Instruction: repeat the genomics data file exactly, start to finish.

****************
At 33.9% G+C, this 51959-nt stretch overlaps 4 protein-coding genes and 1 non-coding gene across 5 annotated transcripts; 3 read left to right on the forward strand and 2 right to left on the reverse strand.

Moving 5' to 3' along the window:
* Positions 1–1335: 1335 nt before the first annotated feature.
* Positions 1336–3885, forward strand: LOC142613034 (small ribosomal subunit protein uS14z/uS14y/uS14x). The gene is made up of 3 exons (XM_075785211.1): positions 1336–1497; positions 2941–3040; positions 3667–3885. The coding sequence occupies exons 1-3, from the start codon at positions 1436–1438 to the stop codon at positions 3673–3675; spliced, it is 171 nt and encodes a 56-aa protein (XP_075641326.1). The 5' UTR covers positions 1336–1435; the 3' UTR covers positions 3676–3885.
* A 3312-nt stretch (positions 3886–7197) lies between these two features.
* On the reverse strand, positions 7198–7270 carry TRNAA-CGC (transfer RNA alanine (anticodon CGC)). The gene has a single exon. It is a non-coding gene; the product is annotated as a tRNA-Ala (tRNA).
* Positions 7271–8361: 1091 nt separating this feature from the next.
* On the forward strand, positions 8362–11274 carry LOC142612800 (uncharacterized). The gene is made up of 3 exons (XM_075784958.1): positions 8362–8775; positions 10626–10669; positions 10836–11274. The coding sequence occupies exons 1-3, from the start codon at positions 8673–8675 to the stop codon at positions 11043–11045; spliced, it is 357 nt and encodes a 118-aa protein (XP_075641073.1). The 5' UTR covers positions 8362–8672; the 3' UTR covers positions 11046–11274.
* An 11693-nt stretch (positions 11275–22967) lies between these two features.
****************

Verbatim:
At 33.9% G+C, this 51959-nt stretch overlaps 4 protein-coding genes and 1 non-coding gene across 5 annotated transcripts; 3 read left to right on the forward strand and 2 right to left on the reverse strand.

Moving 5' to 3' along the window:
* Positions 1–1335: 1335 nt before the first annotated feature.
* Positions 1336–3885, forward strand: LOC142613034 (small ribosomal subunit protein uS14z/uS14y/uS14x). The gene is made up of 3 exons (XM_075785211.1): positions 1336–1497; positions 2941–3040; positions 3667–3885. The coding sequence occupies exons 1-3, from the start codon at positions 1436–1438 to the stop codon at positions 3673–3675; spliced, it is 171 nt and encodes a 56-aa protein (XP_075641326.1). The 5' UTR covers positions 1336–1435; the 3' UTR covers positions 3676–3885.
* A 3312-nt stretch (positions 3886–7197) lies between these two features.
* On the reverse strand, positions 7198–7270 carry TRNAA-CGC (transfer RNA alanine (anticodon CGC)). The gene has a single exon. It is a non-coding gene; the product is annotated as a tRNA-Ala (tRNA).
* Positions 7271–8361: 1091 nt separating this feature from the next.
* On the forward strand, positions 8362–11274 carry LOC142612800 (uncharacterized). The gene is made up of 3 exons (XM_075784958.1): positions 8362–8775; positions 10626–10669; positions 10836–11274. The coding sequence occupies exons 1-3, from the start codon at positions 8673–8675 to the stop codon at positions 11043–11045; spliced, it is 357 nt and encodes a 118-aa protein (XP_075641073.1). The 5' UTR covers positions 8362–8672; the 3' UTR covers positions 11046–11274.
* An 11693-nt stretch (positions 11275–22967) lies between these two features.